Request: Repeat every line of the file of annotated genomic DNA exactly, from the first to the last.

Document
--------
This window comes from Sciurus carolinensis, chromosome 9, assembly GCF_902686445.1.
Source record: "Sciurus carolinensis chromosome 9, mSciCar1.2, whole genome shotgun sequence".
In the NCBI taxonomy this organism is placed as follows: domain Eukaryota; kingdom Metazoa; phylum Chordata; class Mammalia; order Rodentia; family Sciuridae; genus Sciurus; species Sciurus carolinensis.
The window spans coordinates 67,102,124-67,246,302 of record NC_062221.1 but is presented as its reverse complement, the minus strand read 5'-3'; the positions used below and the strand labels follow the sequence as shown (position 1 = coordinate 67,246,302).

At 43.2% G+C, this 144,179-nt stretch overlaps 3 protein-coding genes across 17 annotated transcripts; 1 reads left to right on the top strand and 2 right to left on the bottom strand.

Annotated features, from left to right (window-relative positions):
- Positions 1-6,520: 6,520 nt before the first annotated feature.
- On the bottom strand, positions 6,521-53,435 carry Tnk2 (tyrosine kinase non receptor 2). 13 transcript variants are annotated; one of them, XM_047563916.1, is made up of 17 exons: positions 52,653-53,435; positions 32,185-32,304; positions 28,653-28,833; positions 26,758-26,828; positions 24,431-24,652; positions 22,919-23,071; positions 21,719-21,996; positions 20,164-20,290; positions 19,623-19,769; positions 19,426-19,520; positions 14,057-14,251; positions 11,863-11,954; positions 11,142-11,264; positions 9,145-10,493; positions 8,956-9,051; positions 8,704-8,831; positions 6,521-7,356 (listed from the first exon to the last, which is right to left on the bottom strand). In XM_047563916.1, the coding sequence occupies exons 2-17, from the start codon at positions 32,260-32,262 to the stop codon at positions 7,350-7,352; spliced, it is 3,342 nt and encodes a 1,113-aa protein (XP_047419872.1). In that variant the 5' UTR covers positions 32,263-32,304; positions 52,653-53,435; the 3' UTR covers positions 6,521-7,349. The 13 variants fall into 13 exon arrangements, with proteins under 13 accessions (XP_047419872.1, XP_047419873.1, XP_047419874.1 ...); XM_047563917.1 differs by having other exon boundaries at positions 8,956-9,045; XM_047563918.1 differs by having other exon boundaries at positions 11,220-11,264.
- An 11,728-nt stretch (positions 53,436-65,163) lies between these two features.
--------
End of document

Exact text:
This window comes from Sciurus carolinensis, chromosome 9, assembly GCF_902686445.1.
Source record: "Sciurus carolinensis chromosome 9, mSciCar1.2, whole genome shotgun sequence".
In the NCBI taxonomy this organism is placed as follows: domain Eukaryota; kingdom Metazoa; phylum Chordata; class Mammalia; order Rodentia; family Sciuridae; genus Sciurus; species Sciurus carolinensis.
The window spans coordinates 67,102,124-67,246,302 of record NC_062221.1 but is presented as its reverse complement, the minus strand read 5'-3'; the positions used below and the strand labels follow the sequence as shown (position 1 = coordinate 67,246,302).

At 43.2% G+C, this 144,179-nt stretch overlaps 3 protein-coding genes across 17 annotated transcripts; 1 reads left to right on the top strand and 2 right to left on the bottom strand.

Annotated features, from left to right (window-relative positions):
- Positions 1-6,520: 6,520 nt before the first annotated feature.
- On the bottom strand, positions 6,521-53,435 carry Tnk2 (tyrosine kinase non receptor 2). 13 transcript variants are annotated; one of them, XM_047563916.1, is made up of 17 exons: positions 52,653-53,435; positions 32,185-32,304; positions 28,653-28,833; positions 26,758-26,828; positions 24,431-24,652; positions 22,919-23,071; positions 21,719-21,996; positions 20,164-20,290; positions 19,623-19,769; positions 19,426-19,520; positions 14,057-14,251; positions 11,863-11,954; positions 11,142-11,264; positions 9,145-10,493; positions 8,956-9,051; positions 8,704-8,831; positions 6,521-7,356 (listed from the first exon to the last, which is right to left on the bottom strand). In XM_047563916.1, the coding sequence occupies exons 2-17, from the start codon at positions 32,260-32,262 to the stop codon at positions 7,350-7,352; spliced, it is 3,342 nt and encodes a 1,113-aa protein (XP_047419872.1). In that variant the 5' UTR covers positions 32,263-32,304; positions 52,653-53,435; the 3' UTR covers positions 6,521-7,349. The 13 variants fall into 13 exon arrangements, with proteins under 13 accessions (XP_047419872.1, XP_047419873.1, XP_047419874.1 ...); XM_047563917.1 differs by having other exon boundaries at positions 8,956-9,045; XM_047563918.1 differs by having other exon boundaries at positions 11,220-11,264.
- An 11,728-nt stretch (positions 53,436-65,163) lies between these two features.